Sunday, Deadline posted a story about how screenwriter James Toback was rather upset to find out secondhand that Paramount was planning a remake of The Gambler. Toback was the writer of the original version, which he considers one of his more personal films. Chief among Toback's complaints was the fact that the studio didn't even offer the courtesy of letting him know about the remake before announcing it to the world via Deadline.
Legally, Paramount was under no obligation to do so. They bought the script. They own the property. In a legal sense, Toback has no claim to the material any longer so there's no reason they would have had to tell him - but would it at least have been the moral thing to do.
This isn't the first such case of this happening. Wes Craven was rather blunt last year when discussing the fact that he wasn't consulted about the remake of what is arguably the film most associated with him - A Nightmare on Elm Street. He not only directed the original film, but he wrote the script and created the character of Freddy Krueger. Considering the studio had been looking to jump-start the franchise, you'd think they'd have at least courted him in an effort to secure his blessing, yet all indications from Craven are that they didn't. But again, they didn't have to.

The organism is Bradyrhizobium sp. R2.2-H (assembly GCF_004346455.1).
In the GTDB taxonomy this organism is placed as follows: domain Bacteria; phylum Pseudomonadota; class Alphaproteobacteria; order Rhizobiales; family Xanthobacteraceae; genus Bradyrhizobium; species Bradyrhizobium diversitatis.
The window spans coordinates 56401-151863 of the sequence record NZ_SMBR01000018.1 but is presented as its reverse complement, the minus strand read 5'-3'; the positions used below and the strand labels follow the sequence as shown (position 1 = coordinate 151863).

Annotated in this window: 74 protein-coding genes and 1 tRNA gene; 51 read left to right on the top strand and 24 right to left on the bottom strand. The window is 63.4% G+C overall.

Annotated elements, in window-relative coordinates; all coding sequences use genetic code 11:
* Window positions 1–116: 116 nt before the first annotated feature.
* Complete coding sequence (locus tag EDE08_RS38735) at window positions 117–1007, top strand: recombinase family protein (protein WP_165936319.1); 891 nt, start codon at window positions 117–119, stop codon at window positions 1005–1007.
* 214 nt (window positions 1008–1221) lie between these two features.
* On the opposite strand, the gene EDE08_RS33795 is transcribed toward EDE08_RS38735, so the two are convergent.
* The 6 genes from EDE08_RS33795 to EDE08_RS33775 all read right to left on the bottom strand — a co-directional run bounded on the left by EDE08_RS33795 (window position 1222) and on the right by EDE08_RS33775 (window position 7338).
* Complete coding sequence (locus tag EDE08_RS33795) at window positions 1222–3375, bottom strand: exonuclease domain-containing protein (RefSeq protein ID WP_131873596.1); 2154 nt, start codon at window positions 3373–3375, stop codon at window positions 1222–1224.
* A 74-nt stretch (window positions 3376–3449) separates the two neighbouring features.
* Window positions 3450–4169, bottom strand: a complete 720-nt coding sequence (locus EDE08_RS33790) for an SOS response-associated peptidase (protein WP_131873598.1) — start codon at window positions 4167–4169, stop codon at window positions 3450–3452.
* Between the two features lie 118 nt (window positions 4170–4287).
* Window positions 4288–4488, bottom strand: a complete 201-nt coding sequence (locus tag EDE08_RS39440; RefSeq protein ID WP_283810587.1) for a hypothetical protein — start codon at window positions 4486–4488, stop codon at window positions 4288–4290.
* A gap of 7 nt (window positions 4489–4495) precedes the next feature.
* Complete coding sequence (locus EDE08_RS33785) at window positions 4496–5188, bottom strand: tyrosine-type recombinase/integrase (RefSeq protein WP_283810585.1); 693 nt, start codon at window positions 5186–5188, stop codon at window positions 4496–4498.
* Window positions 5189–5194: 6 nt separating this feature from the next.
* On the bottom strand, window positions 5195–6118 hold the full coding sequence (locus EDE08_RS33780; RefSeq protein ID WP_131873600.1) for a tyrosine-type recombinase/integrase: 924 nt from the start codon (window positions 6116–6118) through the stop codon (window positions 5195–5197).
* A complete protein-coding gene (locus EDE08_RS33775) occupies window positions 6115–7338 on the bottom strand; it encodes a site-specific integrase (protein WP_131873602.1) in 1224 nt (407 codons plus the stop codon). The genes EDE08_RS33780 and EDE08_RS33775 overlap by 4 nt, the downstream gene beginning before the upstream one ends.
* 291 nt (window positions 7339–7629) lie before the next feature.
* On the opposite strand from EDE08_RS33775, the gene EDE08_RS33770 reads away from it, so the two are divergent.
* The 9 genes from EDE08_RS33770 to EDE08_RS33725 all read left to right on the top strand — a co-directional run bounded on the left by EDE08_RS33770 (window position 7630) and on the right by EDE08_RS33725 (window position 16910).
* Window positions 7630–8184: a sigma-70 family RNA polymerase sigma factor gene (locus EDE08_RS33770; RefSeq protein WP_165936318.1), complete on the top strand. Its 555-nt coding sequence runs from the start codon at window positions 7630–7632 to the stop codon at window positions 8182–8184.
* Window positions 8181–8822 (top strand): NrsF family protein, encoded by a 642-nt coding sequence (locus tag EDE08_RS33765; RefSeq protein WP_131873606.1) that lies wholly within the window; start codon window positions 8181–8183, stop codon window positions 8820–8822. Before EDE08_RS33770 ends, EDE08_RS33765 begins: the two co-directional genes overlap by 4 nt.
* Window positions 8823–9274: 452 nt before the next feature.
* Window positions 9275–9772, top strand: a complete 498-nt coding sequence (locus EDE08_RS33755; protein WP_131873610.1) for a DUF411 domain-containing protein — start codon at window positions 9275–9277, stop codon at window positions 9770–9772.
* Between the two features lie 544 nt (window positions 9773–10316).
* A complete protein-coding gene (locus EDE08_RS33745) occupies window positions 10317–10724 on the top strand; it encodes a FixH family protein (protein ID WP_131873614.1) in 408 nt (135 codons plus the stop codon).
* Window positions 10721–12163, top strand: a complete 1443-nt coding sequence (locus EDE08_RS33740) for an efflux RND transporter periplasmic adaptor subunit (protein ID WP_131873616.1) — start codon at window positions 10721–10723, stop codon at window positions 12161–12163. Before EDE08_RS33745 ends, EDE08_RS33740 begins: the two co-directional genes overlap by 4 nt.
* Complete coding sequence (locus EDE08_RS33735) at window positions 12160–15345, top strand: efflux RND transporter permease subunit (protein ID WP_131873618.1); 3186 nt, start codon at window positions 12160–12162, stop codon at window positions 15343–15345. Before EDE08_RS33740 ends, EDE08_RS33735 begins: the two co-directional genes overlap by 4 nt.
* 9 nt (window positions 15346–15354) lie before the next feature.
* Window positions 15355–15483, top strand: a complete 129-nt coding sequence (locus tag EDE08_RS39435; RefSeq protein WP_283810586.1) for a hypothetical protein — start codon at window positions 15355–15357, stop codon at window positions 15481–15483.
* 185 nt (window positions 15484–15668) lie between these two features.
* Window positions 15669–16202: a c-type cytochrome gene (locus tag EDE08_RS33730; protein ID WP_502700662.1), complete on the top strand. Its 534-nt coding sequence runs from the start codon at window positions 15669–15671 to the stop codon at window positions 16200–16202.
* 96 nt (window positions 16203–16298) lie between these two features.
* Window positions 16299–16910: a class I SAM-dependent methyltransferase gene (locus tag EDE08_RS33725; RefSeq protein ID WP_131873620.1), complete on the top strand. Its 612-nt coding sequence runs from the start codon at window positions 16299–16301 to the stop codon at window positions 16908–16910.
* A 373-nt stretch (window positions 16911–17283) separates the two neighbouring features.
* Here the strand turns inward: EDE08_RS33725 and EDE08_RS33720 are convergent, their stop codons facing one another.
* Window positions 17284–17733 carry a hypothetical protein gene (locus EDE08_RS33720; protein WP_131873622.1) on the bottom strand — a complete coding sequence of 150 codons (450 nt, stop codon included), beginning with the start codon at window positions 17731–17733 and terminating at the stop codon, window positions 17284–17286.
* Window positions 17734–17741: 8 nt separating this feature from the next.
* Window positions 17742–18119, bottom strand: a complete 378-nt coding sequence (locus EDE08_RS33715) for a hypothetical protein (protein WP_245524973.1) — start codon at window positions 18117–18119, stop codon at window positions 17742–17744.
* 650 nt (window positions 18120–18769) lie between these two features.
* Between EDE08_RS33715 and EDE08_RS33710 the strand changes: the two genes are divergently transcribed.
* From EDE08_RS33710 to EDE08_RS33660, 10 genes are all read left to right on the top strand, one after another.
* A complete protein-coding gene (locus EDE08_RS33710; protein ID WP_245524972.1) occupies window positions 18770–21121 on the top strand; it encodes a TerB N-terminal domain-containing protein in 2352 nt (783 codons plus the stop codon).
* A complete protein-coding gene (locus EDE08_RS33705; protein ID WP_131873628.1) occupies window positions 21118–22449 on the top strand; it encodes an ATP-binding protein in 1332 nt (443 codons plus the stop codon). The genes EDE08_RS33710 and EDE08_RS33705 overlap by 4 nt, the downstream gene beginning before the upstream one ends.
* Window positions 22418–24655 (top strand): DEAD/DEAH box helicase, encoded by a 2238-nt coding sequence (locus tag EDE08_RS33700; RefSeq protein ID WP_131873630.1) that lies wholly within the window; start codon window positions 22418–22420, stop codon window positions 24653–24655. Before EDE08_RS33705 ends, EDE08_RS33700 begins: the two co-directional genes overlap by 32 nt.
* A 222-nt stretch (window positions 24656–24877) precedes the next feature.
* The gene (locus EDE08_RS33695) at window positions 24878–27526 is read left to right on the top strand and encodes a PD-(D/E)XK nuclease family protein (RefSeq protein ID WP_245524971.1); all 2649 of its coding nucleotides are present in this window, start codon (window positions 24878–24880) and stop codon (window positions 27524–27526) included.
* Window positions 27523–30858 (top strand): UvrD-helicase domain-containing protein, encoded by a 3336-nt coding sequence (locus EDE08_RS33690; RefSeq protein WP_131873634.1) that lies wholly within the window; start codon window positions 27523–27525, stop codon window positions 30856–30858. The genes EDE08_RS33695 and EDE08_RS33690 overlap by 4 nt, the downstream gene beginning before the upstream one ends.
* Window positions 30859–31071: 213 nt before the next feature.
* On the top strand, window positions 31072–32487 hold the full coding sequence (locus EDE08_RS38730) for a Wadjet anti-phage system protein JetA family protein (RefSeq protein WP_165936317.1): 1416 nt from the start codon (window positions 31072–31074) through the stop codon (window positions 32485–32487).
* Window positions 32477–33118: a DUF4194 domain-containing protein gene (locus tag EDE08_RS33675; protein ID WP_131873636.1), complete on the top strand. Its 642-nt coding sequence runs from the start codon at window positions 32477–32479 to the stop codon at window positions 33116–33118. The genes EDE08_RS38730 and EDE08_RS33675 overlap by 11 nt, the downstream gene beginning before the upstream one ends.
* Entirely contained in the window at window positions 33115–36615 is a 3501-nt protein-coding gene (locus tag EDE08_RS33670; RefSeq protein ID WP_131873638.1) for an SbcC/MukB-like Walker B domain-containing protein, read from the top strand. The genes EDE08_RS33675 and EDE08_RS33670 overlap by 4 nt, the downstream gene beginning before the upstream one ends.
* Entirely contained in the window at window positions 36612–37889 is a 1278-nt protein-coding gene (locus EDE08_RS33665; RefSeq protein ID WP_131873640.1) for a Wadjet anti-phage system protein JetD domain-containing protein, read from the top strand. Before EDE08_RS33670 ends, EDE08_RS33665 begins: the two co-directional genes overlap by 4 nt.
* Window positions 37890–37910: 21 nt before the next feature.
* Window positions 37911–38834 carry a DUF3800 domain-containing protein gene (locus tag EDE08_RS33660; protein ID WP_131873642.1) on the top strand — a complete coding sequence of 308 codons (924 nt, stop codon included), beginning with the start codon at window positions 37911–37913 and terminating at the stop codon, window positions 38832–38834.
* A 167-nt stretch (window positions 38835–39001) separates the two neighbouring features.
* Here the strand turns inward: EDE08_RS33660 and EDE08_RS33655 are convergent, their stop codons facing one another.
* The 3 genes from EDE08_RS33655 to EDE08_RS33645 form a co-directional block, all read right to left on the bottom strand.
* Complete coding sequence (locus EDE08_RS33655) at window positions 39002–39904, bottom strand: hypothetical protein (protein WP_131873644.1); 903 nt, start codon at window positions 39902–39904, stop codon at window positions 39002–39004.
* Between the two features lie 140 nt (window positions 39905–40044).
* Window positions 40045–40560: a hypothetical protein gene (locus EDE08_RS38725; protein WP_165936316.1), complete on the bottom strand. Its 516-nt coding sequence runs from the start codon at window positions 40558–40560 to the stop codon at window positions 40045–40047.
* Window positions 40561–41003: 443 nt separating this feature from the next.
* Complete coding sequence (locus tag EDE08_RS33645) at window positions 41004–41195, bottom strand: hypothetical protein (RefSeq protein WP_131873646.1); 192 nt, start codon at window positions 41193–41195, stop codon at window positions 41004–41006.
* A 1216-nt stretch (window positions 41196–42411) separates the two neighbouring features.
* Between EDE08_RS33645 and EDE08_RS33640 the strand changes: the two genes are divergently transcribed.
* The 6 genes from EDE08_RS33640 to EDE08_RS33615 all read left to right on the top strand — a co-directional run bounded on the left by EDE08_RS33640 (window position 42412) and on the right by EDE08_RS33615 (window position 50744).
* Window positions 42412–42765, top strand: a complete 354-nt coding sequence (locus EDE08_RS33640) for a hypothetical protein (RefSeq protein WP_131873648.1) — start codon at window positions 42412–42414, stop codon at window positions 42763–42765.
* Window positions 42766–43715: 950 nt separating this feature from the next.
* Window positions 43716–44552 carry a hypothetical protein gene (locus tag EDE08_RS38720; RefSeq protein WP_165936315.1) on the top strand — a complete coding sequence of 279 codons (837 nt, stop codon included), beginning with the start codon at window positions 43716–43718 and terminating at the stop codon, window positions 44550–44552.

And of course, the people who hold the rights to the original film version of Buffy the Vampire Slayer have been trying for a few years now to get their reboot off the ground - without the involvement of creator Joss Whedon. This again strikes me as a botched move, as not getting Whedon's blessing runs the risk of alienating his loyal fan base.
But what do you think? No laws are being broken here, so it's not as if the studios or producers owe the original creators anything in a legal sense. If you were in the studio's shoes, would you have given the original writers a courtesy call? If you were one of those original writers, would it bug you to find this stuff out from a third party, or do you think you'd accept that this is how the business works.